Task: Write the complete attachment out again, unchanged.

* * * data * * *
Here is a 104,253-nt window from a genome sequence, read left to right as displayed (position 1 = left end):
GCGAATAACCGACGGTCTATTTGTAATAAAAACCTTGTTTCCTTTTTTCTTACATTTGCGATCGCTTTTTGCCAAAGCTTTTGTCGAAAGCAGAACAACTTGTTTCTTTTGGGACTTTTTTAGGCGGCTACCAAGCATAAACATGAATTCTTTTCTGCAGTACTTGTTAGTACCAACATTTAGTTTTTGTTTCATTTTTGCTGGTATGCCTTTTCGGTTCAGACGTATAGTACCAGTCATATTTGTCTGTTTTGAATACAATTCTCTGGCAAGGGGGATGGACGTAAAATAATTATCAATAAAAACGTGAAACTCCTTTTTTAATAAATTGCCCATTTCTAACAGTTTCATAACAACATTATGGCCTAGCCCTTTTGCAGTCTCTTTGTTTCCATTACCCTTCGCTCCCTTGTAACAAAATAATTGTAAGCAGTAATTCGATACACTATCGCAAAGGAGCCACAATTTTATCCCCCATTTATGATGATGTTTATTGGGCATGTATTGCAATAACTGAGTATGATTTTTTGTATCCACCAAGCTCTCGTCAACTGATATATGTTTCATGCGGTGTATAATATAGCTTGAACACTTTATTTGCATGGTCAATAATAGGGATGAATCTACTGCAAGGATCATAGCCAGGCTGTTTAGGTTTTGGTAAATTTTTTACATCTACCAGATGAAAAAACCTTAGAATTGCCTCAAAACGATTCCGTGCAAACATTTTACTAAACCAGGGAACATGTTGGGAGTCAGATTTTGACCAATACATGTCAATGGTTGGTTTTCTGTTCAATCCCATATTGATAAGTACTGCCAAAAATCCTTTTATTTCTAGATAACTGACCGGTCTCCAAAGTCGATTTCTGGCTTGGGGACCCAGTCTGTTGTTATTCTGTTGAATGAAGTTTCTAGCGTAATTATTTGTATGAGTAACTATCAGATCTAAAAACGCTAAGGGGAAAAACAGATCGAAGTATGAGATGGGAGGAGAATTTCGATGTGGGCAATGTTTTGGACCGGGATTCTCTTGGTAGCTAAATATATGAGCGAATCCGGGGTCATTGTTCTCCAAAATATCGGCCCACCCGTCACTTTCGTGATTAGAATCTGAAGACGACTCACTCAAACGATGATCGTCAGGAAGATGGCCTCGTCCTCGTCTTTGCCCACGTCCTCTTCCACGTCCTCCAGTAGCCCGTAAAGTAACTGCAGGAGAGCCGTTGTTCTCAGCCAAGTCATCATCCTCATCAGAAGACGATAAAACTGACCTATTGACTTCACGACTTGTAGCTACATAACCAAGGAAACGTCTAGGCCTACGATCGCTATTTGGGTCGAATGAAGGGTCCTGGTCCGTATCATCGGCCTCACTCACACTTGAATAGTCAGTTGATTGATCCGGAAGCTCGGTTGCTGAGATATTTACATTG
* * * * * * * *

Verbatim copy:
Here is a 104,253-nt window from a genome sequence, read left to right as displayed (position 1 = left end):
GCGAATAACCGACGGTCTATTTGTAATAAAAACCTTGTTTCCTTTTTTCTTACATTTGCGATCGCTTTTTGCCAAAGCTTTTGTCGAAAGCAGAACAACTTGTTTCTTTTGGGACTTTTTTAGGCGGCTACCAAGCATAAACATGAATTCTTTTCTGCAGTACTTGTTAGTACCAACATTTAGTTTTTGTTTCATTTTTGCTGGTATGCCTTTTCGGTTCAGACGTATAGTACCAGTCATATTTGTCTGTTTTGAATACAATTCTCTGGCAAGGGGGATGGACGTAAAATAATTATCAATAAAAACGTGAAACTCCTTTTTTAATAAATTGCCCATTTCTAACAGTTTCATAACAACATTATGGCCTAGCCCTTTTGCAGTCTCTTTGTTTCCATTACCCTTCGCTCCCTTGTAACAAAATAATTGTAAGCAGTAATTCGATACACTATCGCAAAGGAGCCACAATTTTATCCCCCATTTATGATGATGTTTATTGGGCATGTATTGCAATAACTGAGTATGATTTTTTGTATCCACCAAGCTCTCGTCAACTGATATATGTTTCATGCGGTGTATAATATAGCTTGAACACTTTATTTGCATGGTCAATAATAGGGATGAATCTACTGCAAGGATCATAGCCAGGCTGTTTAGGTTTTGGTAAATTTTTTACATCTACCAGATGAAAAAACCTTAGAATTGCCTCAAAACGATTCCGTGCAAACATTTTACTAAACCAGGGAACATGTTGGGAGTCAGATTTTGACCAATACATGTCAATGGTTGGTTTTCTGTTCAATCCCATATTGATAAGTACTGCCAAAAATCCTTTTATTTCTAGATAACTGACCGGTCTCCAAAGTCGATTTCTGGCTTGGGGACCCAGTCTGTTGTTATTCTGTTGAATGAAGTTTCTAGCGTAATTATTTGTATGAGTAACTATCAGATCTAAAAACGCTAAGGGGAAAAACAGATCGAAGTATGAGATGGGAGGAGAATTTCGATGTGGGCAATGTTTTGGACCGGGATTCTCTTGGTAGCTAAATATATGAGCGAATCCGGGGTCATTGTTCTCCAAAATATCGGCCCACCCGTCACTTTCGTGATTAGAATCTGAAGACGACTCACTCAAACGATGATCGTCAGGAAGATGGCCTCGTCCTCGTCTTTGCCCACGTCCTCTTCCACGTCCTCCAGTAGCCCGTAAAGTAACTGCAGGAGAGCCGTTGTTCTCAGCCAAGTCATCATCCTCATCAGAAGACGATAAAACTGACCTATTGACTTCACGACTTGTAGCTACATAACCAAGGAAACGTCTAGGCCTACGATCGCTATTTGGGTCGAATGAAGGGTCCTGGTCCGTATCATCGGCCTCACTCACACTTGAATAGTCAGTTGATTGATCCGGAAGCTCGGTTGCTGAGATATTTACATTG